Foodie Confidential

The Michelin man

Hersing honcho Brian Chua's company tied up with Michelin-starred Tim Ho Wan, Liao Fan soya sauce chicken and ramen restaurant Tsuta

He had just two months to go before the opening of the first Singapore outpost of one-Michelin- starred ramen restaurant Tsuta from Tokyo, and Mr Brian Chua had only one staff member on board.

The 35-year-old vice-president of investment company Hersing Corporation says: "It was very stressful because the brand was not well known. We needed at least seven people for the first round of training."

A full crew was hired just three weeks before the 18-seat restaurant's opening at Pacific Plaza today, after job-seekers approached him following the announcement of Tsuta's opening in late September.

Hersing's food and beverage arm, Hersing Culinary, is behind Michelin-starred dim sum chain Tim Ho Wan and recently partnered one- Michelin-starred Liao Fan Hong Kong Soya Sauce Chicken Rice & Noodle at Chinatown Complex Food Centre on the new Hawker Chan restaurant, slated to open this month in a Chinatown shophouse.

This month, in addition to Tsuta, another outlet of Tim Ho Wan will open at Pacific Plaza, followed by the Michelin-starred Kam's Roast Goose.

  • WHAT WOULD YOUR LAST MEAL BE?

  • Green tea tiramisu cake.

Mr Chua, a business finance graduate from the University of Sydney, worked as a finance investment analyst before joining Hersing, his family's business, in 2010. His 32-year-old wife is in public relations and store development in the fashion retail sector. They have no children.

For the past 31/2 years, he has been learning the ropes of the food and beverage industry, with the setting up of Tim Ho Wan, as well as handling international business and franchises.

On the strategy of working with Michelin-starred restaurants, the chief executive of Tsuta Global, which is under Hersing Culinary, says: "The restaurants don't have to be Michelin-starred, but people do pay attention. Plus, we have the two-Michelin-starred French restaurant Les Amis across the street from us (at Pacific Plaza). The area can become a Michelin street."

What are your childhood memories of food?

My late grandmother's home cooking. She was of Peranakan heritage and her best dishes were buah keluak and chap chye. Unfortunately, we do not have a record of her recipes, but we are trying to recreate them.

Where are your favourite food haunts?

I go to Heng at Newton Circus Food Centre for fried carrot cake. I like the black version as it is sweet and salty.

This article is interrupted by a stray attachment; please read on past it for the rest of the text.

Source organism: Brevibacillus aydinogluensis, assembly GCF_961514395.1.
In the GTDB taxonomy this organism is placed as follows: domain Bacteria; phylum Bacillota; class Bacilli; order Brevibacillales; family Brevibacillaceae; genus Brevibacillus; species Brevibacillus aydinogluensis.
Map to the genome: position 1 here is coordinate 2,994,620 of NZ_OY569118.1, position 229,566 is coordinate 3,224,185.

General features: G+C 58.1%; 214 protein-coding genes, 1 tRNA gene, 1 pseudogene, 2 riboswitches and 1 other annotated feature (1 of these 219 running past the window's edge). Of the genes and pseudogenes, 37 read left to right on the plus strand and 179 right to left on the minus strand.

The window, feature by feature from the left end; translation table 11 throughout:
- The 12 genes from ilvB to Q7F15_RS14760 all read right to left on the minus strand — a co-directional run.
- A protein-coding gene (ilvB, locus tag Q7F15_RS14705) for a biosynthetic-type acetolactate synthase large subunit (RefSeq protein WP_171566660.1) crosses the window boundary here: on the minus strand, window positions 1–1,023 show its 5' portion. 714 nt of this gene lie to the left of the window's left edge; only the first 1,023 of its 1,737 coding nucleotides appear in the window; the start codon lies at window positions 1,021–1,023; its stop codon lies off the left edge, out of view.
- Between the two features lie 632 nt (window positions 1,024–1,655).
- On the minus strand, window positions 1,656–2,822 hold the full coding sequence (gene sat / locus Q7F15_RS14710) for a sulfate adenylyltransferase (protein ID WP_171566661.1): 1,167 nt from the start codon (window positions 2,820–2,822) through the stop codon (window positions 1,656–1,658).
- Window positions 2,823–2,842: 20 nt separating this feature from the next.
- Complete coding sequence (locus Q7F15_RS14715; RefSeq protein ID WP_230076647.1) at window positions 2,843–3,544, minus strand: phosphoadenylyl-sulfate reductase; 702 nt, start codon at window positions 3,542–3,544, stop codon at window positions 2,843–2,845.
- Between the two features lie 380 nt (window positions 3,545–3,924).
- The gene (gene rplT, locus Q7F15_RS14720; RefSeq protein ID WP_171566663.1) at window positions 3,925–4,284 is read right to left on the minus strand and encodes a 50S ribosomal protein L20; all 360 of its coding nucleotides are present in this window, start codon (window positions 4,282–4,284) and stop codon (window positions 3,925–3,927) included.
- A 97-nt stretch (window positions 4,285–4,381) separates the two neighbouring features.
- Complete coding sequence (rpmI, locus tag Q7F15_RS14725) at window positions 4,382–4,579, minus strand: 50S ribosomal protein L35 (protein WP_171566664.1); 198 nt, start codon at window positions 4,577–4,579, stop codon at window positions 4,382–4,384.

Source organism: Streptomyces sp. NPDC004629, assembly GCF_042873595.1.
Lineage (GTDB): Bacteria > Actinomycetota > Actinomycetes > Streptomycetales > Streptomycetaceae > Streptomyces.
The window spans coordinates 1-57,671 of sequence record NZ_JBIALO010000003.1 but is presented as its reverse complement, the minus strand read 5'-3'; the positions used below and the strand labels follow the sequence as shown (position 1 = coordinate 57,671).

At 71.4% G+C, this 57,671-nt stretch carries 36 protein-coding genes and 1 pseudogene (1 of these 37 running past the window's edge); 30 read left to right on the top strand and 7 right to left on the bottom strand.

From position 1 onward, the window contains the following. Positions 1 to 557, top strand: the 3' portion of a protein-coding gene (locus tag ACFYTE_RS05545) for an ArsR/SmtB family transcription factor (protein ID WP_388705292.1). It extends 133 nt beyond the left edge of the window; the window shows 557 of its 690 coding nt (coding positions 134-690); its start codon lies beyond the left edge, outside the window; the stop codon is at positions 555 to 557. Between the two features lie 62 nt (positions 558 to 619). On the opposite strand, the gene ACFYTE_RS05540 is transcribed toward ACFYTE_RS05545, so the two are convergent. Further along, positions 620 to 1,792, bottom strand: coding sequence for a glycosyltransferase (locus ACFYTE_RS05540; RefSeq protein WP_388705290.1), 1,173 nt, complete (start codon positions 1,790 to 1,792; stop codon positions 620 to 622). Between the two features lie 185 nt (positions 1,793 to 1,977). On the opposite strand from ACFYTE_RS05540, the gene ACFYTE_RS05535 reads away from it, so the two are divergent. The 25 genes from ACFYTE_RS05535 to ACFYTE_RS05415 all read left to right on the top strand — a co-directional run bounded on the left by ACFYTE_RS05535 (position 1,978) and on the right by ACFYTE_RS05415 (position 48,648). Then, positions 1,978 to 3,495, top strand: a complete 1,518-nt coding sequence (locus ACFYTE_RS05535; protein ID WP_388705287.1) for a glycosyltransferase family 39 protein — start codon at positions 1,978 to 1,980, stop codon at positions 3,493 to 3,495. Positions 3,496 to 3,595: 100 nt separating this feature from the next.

For Japanese food, my go-to place is Akashi at Orchard Parade Hotel for sushi and sashimi.

I also like to go to Morton's The Steakhouse at Mandarin Oriental Singapore. I've celebrated my birthday there three times.

In Singapore, I go to Ramen Santouka as well, which has outlets at The Central and Cuppage Road.

Which are your favourite foodie cities?

I love to go to Tokyo to eat at Tsukiji Fish Market. I'm not particular about where I go as long as it's a new place every time. I also like to visit yakitori bars and yakiniku restaurants.

In Hong Kong, besides dining at Kam's Roast Goose and Tim Ho Wan, I must eat beef brisket noodles at Kau Kee. I remember that you have to eat in five minutes; if not, the fierce auntie will chase you out.

What is on your dining wish list?

To dine at French chef Joel Robuchon's restaurants in France as well as two-Michelin-starred Noma restaurant in Denmark.

Are you an adventurous diner?

I was tricked into eating balut (boiled duck embryo in its shell). When I was eating it, I was wondering why the egg was crunchy. Had I seen it properly, I probably wouldn't have eaten it. I haven't had scorpions or bugs yet.

How do you satisfy your sweet tooth?

I indulge in matcha ice cream.

What was your best dining experience?

It was at the two-Michelin-starred Restaurant Andre in Bukit Pasoh, which I believe deserves three Michelin stars. The wine-pairing dinner took three hours and every dish was a work of art.

Do you cook?

Yes, as I was exposed to a lot of fresh produce when I was studying in Sydney. I cooked pasta and beer-battered fish and chips. I also made roti prata from scratch as I wanted to give my Aussie friends a taste of Singapore. It was edible, but not very well done.

What are your thoughts on the dining scene here?

I think that food and beverage companies are becoming favourites for landlords, who will now give more space for an eatery to open.

Now, compared with fashion brands, people know there will be a strong following for good food brands.

This raises the sense of pride of someone working in the F&B industry.

Once, people would proudly say they worked for fashion company Louis Vuitton, for example. I believe that is changing.

If you could have a meal with someone dead or alive, who would you pick?

The late Apple chief executive officer Steve Jobs.

I like technology and innovation and I would like to pick his brains on how to improve the business and customer experience.

I want to know what he would do if I put him in a restaurant setting. He was always ahead of the curve.

A version of this article appeared in the print edition of The Sunday Times on November 06, 2016, with the headline 'The Michelin man'. Print Edition | Subscribe